San Diego ophthalmic biotech upstart raises $28M on alternative to corneal transplant
Texas VC Bios Partners has found a new early-stage play to love out of San Diego, leading a $28 million Series A to help Trefoil Therapeutics make the leap to the clinic.
Stella Robertson, who headed R&D at Novartis’ eye care unit Alcon before co-founding Bios Partners, is particularly excited about this one. With a tech platform that engineers fibroblast growth factor-1 protein (FGF-1), Trefoil is out to tackle serious corneal endothelial diseases and epithelial disorders by prompting the endothelial cells to flourish and migrate. Ultimately — if the preclinical data hold up — the goal is to enhance healing and reverse vision loss.
“Trefoil’s regenerative approach offers a promising opportunity to develop first-in-class pharmacologic treatments for corneal diseases,” Robertson said in a statement.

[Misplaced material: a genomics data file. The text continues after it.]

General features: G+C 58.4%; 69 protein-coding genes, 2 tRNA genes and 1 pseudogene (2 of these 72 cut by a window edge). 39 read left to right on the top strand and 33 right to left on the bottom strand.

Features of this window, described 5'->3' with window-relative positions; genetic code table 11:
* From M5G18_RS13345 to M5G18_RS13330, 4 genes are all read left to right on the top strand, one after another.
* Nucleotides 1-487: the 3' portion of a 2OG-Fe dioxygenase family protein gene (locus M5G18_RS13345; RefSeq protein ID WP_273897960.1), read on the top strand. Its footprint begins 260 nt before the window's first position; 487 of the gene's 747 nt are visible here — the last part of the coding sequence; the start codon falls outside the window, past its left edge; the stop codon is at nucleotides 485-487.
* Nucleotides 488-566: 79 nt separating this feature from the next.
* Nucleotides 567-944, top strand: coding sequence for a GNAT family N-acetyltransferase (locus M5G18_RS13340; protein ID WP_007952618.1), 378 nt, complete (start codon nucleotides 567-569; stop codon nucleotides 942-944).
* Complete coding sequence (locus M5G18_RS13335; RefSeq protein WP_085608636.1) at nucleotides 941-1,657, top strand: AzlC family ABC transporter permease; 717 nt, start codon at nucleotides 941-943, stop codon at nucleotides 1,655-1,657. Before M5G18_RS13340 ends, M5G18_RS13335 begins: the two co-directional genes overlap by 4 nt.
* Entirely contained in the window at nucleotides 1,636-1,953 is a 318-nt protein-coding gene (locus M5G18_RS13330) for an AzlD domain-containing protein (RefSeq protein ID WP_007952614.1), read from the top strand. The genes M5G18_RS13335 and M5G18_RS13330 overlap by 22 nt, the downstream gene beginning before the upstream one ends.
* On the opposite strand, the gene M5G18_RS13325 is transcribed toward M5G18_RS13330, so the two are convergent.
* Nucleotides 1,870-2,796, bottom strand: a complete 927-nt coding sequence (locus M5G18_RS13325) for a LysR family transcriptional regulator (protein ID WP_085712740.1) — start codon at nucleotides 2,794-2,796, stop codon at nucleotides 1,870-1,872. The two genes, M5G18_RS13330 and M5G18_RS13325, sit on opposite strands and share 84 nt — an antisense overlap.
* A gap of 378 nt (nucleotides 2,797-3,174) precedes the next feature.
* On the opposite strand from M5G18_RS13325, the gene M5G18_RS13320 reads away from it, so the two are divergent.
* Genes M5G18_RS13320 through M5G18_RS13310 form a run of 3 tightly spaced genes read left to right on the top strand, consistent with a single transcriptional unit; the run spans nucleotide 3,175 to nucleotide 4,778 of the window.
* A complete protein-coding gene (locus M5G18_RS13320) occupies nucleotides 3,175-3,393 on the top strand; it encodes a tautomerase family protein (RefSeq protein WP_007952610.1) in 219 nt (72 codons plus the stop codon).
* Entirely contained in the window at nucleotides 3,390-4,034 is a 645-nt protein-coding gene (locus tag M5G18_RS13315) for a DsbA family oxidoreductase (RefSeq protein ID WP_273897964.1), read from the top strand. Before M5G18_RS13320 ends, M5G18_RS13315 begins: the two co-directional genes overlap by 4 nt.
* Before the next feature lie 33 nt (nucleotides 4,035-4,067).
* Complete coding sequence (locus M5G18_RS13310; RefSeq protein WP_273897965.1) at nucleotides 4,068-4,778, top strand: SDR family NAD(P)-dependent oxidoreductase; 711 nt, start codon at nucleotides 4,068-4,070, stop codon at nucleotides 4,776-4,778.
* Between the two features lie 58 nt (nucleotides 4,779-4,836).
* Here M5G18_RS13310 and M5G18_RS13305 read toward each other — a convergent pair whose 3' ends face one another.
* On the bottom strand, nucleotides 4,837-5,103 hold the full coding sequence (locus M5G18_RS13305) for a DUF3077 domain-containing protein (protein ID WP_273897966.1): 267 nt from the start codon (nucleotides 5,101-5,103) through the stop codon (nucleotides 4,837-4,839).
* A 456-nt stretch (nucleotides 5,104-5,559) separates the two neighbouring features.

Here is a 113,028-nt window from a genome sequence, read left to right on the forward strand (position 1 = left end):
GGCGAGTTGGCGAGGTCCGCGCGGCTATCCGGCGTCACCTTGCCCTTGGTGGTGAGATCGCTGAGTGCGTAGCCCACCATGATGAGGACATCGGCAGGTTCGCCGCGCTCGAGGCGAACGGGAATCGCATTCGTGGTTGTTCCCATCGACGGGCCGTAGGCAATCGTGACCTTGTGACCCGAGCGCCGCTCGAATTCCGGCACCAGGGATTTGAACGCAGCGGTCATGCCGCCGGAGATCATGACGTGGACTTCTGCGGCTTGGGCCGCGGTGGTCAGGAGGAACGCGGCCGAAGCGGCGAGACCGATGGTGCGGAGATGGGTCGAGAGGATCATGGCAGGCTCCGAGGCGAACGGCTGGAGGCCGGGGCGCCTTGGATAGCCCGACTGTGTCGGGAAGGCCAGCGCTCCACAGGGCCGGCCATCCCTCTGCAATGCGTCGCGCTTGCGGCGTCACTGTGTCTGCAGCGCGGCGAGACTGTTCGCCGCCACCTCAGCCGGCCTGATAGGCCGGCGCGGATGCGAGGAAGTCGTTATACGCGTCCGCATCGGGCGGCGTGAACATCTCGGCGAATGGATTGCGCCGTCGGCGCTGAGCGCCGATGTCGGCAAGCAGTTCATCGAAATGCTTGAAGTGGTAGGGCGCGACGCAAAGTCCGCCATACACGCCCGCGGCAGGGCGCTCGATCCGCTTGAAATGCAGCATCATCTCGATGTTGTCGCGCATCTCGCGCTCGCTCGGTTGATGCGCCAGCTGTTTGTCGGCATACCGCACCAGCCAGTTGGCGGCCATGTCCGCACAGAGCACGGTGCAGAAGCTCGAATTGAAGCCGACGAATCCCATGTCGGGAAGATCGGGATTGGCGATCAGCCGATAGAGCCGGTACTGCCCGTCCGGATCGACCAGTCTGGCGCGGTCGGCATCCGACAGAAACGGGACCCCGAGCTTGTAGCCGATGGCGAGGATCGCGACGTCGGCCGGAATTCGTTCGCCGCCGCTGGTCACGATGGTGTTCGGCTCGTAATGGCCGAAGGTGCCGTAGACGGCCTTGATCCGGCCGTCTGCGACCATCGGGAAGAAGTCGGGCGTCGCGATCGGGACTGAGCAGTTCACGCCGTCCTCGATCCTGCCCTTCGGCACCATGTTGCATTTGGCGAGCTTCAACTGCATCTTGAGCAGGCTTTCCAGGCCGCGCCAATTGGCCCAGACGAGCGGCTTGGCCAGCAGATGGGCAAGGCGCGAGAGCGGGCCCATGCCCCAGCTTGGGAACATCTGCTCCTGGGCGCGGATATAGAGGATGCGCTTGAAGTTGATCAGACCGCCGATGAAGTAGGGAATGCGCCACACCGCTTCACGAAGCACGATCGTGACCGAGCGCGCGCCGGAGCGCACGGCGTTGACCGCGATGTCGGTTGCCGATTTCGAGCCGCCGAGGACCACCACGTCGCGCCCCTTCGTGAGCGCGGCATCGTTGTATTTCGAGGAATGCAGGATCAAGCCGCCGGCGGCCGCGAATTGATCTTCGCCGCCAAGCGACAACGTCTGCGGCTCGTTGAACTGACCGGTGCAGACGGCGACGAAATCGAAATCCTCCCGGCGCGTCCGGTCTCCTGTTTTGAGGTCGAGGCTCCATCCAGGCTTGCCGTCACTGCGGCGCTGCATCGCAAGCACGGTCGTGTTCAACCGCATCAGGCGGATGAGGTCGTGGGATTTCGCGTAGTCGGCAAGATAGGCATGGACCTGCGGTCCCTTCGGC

A new option in this space could allow for earlier treatment and cut down on the need for cornea surgery transplant, which often leaves patients reliant on immunosuppressants for life, added Professor Richard Abbott of UCSF.
FGF-1 experts Ralph Bradshaw, Ken Thomas and Michael Blaber provided the scientific foundation for the company, with the final technology licensed from Blaber’s lab at Florida State University. David Eveleth — who led the ophthalmology group at Pfizer for over 10 years — joined the co-founder group and took up the CEO role.
With the new fund, the small team plans to first test an intracameral injection of their lead drug, TTHX1114, early next year for cornea surface disease, also known as endothelial dystrophy. The cash infusion will also fund IND-enabling studies of a topical formulation in patients with ulcerative conditions of the cornea. That second IND is slated for 2021.
Access Biotechnology came on board for the round, alongside all existing investors. The full list: Hatteras Venture Partners, Aju IB Investment, Correlation Ventures, ExSight Ventures and InFocus Capital Partners.